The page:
He claims the AFL-CIO and the Alaska Public Employees Association spent more supporting French in the race than what Bell spent on his campaign.
"That's a tough bar, and we came within 59 votes," he said. "I'm proud of that. We ran a positive campaign, they didn't, and I'm proud of that."
Voters mostly wanted to talk about energy and education, French said, from their children's schools to the desire for choices.
"The one idea I kept pushing was statewide voluntary — not mandatory but voluntary — pre-kindergarten," he said.
Some voters, he said, scolded him for his opposition to the Parnell plan, which would cut oil company taxes to stimulate new development. French and other critics want evidence that companies will respond with more than promises.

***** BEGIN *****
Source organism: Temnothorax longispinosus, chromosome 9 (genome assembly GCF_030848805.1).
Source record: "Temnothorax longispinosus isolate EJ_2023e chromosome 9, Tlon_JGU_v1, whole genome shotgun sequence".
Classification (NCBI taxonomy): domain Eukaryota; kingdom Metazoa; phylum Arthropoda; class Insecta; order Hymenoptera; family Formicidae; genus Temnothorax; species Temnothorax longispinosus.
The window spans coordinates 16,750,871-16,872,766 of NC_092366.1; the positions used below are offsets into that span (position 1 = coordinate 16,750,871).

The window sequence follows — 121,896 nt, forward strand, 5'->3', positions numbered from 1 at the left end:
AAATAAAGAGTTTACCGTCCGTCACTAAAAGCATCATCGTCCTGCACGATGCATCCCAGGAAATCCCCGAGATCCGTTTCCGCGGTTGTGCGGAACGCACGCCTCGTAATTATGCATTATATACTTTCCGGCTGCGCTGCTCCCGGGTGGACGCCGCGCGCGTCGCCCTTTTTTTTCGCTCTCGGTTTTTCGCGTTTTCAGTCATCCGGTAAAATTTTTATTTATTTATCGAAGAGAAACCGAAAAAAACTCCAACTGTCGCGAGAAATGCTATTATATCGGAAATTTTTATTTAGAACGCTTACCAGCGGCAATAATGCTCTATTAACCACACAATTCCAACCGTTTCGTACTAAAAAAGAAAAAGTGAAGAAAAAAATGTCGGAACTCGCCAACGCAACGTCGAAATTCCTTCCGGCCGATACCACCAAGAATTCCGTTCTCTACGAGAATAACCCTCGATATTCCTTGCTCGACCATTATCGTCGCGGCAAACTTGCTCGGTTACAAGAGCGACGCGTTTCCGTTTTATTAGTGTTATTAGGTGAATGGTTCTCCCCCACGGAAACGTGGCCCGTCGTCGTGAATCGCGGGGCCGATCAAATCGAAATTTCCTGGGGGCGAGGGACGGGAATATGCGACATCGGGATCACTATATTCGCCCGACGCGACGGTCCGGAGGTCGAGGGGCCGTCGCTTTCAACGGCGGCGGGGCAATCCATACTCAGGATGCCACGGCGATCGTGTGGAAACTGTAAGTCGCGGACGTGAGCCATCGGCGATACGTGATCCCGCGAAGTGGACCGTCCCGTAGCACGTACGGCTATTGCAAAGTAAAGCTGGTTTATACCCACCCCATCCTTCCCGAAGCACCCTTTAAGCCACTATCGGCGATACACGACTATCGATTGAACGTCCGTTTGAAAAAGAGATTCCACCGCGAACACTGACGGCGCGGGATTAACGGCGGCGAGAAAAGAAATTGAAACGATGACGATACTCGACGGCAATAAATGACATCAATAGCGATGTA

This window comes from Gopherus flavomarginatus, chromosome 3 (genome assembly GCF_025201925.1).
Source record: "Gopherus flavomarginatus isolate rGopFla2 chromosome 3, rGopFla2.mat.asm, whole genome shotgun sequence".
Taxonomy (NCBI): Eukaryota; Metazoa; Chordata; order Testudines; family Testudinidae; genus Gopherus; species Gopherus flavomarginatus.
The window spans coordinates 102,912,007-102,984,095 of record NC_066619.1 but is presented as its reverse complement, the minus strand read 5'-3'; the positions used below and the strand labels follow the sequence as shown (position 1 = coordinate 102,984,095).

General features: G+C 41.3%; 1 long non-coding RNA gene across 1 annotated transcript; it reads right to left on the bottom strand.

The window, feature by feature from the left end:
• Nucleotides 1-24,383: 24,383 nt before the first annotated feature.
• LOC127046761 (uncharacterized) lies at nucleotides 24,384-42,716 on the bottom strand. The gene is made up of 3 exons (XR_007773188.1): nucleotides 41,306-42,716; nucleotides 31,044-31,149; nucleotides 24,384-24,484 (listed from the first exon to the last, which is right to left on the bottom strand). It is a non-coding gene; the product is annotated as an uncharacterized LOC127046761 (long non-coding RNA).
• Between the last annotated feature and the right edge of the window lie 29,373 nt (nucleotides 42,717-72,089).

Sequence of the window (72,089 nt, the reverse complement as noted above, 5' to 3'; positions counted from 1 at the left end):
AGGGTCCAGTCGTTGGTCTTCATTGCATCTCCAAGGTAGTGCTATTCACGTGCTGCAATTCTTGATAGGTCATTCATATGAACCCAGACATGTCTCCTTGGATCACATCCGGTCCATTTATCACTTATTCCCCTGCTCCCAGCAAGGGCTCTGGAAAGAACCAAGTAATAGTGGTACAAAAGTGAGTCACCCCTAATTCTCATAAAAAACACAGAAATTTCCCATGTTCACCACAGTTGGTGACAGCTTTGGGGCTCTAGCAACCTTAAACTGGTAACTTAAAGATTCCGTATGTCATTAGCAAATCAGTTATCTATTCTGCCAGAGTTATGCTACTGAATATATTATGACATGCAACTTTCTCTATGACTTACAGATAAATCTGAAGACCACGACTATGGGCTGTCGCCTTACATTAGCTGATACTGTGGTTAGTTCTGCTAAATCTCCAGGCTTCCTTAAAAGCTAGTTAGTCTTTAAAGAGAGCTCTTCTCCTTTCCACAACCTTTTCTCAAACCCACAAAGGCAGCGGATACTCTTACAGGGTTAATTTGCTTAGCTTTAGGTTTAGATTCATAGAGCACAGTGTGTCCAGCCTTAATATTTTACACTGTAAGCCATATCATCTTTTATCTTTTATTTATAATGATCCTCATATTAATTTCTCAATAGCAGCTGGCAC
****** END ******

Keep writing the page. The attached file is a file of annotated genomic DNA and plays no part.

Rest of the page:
"I listened very carefully, and yet probably 80 percent of the people I spoke would agree with what became our position, which was let's make sure we tie any tax reduction to more investment, more jobs, more wells, more oil in Alaska," he said.
The 13 Republicans elected to the 20-member Senate mean French will no longer be part of the majority. He expects to remain relevant.
"You don't quite have your hands on the lever of power but you have a seat at the table and a voice in the body and on oil taxes especially, there's not a Republican line and a Democratic line. It's far more fluid than that," he said. "I think people are susceptible to facts and argument and I expect to participate very actively in that debate."